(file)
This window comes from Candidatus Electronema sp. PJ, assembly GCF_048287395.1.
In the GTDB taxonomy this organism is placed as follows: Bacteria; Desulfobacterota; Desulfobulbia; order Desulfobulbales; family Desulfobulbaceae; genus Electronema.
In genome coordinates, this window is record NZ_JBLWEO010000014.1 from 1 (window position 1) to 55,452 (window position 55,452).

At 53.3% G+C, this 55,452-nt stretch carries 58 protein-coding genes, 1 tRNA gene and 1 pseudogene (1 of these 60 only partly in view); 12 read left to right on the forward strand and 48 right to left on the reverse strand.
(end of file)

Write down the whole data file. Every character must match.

This window comes from Candidatus Electronema sp. PJ, assembly GCF_048287395.1.
In the GTDB taxonomy this organism is placed as follows: Bacteria; Desulfobacterota; Desulfobulbia; order Desulfobulbales; family Desulfobulbaceae; genus Electronema.
In genome coordinates, this window is record NZ_JBLWEO010000014.1 from 1 (window position 1) to 55,452 (window position 55,452).

At 53.3% G+C, this 55,452-nt stretch carries 58 protein-coding genes, 1 tRNA gene and 1 pseudogene (1 of these 60 only partly in view); 12 read left to right on the forward strand and 48 right to left on the reverse strand.